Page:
for (pagenum = 1; pagenum <= maxPageNum; pagenum++) {
            var URL = "http://search.twitter.com/search.json"
            URL = URL + "?q=" + searchTerm;
            URL = URL + "&since=" + twDate(since);
            URL = URL + "&until=" + twDate(until);
            URL = URL + "&rpp=" + resultsPerPage;
            URL = URL + "&page=" + pagenum;
            URL = URL + "&result_type=recent";
            if (typeof languageCode != "undefined") {
                if (languageCode.length > 0) {
                    URL = URL + "&lang=" + languageCode;
                }
            }
            var response = UrlFetchApp.fetch(URL, {method:'get', headers: { "User-Agent": REFERER}});
            if (response.getResponseCode() == 200) {
              var objects = Utilities.jsonParse(response.getContentText()).results;
              for (i in objects){ // not pretty but I wanted to extract geo data
                if (objects[i].geo != null){
                  objects[i]["geo_coordinates"] = "loc: "+objects[i].geo.coordinates[0]+","+objects[i].geo.coordinates[1];
                }
                objects[i]["status_url"] = "http://twitter.com/"+objects[i].from_user+"/statuses/"+objects[i].id_str;
                data[idx]=objects[i];
                idx ++;
              }
            }
          }
    return data;
    } catch (e) {
        return e.message;
    }
} 

Google Apps Script: Using a Google Spreadsheet to populate a Twitter list [Hashtag Communities]

Update: I’ve revised this idea in Populating a Twitter List via Google Spreadsheet … Automatically! [Hashtag Communities]

Having recently rediscovered the joys of Google Apps Script I was looking for something to do after my Event Manager Spreadsheet. A couple of ideas I had were: something to do with linked data (possibly a email subscription list); or having read the Google Apps Script Twitter Approval Manager Tutorial something around an automated timezone retweet system.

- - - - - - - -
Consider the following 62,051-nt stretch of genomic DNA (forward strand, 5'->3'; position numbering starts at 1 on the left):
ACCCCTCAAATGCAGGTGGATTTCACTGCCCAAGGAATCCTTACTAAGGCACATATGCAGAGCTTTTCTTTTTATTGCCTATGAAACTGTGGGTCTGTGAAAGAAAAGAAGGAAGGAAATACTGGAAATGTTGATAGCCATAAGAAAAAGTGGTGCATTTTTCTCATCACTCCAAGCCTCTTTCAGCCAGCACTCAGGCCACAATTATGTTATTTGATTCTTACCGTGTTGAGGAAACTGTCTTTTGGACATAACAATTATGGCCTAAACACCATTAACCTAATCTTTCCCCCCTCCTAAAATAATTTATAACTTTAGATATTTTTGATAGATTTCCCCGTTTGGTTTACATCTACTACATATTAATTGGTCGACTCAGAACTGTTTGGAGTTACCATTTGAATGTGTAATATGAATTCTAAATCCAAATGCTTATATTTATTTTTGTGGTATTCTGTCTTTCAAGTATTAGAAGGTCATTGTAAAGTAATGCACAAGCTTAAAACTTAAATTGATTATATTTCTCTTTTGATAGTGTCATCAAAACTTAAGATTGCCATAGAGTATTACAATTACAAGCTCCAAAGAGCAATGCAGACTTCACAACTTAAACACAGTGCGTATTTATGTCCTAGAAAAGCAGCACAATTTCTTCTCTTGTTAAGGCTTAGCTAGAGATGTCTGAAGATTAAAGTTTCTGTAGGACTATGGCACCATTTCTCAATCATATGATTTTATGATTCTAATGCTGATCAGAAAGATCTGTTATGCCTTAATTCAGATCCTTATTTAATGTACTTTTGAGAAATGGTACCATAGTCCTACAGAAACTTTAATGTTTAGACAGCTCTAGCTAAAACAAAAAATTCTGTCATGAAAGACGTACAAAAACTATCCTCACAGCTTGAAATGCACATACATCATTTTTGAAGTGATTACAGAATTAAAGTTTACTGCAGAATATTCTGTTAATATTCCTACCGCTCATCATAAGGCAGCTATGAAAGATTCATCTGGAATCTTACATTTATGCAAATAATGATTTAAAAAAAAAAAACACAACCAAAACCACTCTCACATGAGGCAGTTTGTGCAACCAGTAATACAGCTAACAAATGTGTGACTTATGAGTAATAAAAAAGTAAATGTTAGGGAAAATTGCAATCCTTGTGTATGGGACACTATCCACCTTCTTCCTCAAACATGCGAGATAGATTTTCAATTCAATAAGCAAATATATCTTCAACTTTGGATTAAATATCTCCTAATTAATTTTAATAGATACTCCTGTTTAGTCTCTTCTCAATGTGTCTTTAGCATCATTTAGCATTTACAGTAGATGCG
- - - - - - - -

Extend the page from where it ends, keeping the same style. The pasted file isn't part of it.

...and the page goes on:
But while wandering through the Virtual coffee shop at Innovating e-Learning 2010 I noticed a post from my colleague at RSC Eastern, Shri Footring asking:

Does anyone know whether there an automated way to create a twitter list of everyone who has used the tag #jiscel10 in a tweet?

I’ve been closely following Tony Hirst’s work on visualising community and user networks using Gephi (partly to play ‘Where’s Wally’ as I vainly try and spot myself in the various network visualisation). I also new Tony had released his Twitter Community Grabbing Code – newt.py, which if I had ever coded in Python would let me solve Shri’s problem in a blink of an eye.

Instead I thought it would be completely insane interesting to see if I could replicate some of Tony’s newt.py functionality in Google Spreadsheets. And guess what you can! So here’s how. [You can shortcut some of the steps in 1, 3–5 by copying this Spreadsheet]

How-to create a Twitter list from Google Spreadsheet

  1. Follow the steps in the Google Apps Script Twitter Approval Manager Tutorial up to and including authorising your spreadsheet with Twitter (if you start Tweeting you’ve gone too far)
  2. Generate a list of twitter usernames you would like to add to a list. I did this by exporting the jiscel10 hashtag archive from the Twitter archiving service Twapper Keeper (I used the export and download button. If you use Excel Permalink (beta) option increase the View Limit)
  3. Import this data to a sheet of the Twitter Approval Manager Spreadsheet. You can edit this data the important thing is that there is a column with the heading from_user and preferably it’s in column C
  4. Insert a new sheet called ‘To add to Twitter List’ and in the first cell enter ‘=UNIQUE(Sheet1!C:C)’ (this strips out an duplicate twitter usernames)
  5. Open the Spreadsheets script editor by clickingTools > Scripts > Script Editor and copy the code at the end of this post at the end of the spreadsheet script. Click on Run > onOpen (this should save changes to the script), then close the Script Editor.

In the Twitter drop down menu on the main spreadsheet  you should have 2 options Add to a List and Purge a List.

Add to a List
When you select add to a list you’ll be prompted for a list name. This list must already existing on your Twitter account even if it has no follower. Once you enter the list name the spreadsheet should start adding usernames. This process can take some time depending on the size of your list (the maximum is 500) and you will be prompted when it is done. You can always open a separate browser window with the twitter list to check if names are being added.

Purge a List
I’ve included a purge option to allow you to rebuild the list without deleting it entirely. This means followers of a list won’t be lost. Again this process can take some time so be patient.

The code

Note: For this code to work you also need the code from the Twitter Approval Manager

// Add list of twitter usernames to a Twitter list
// coded by @mhawksey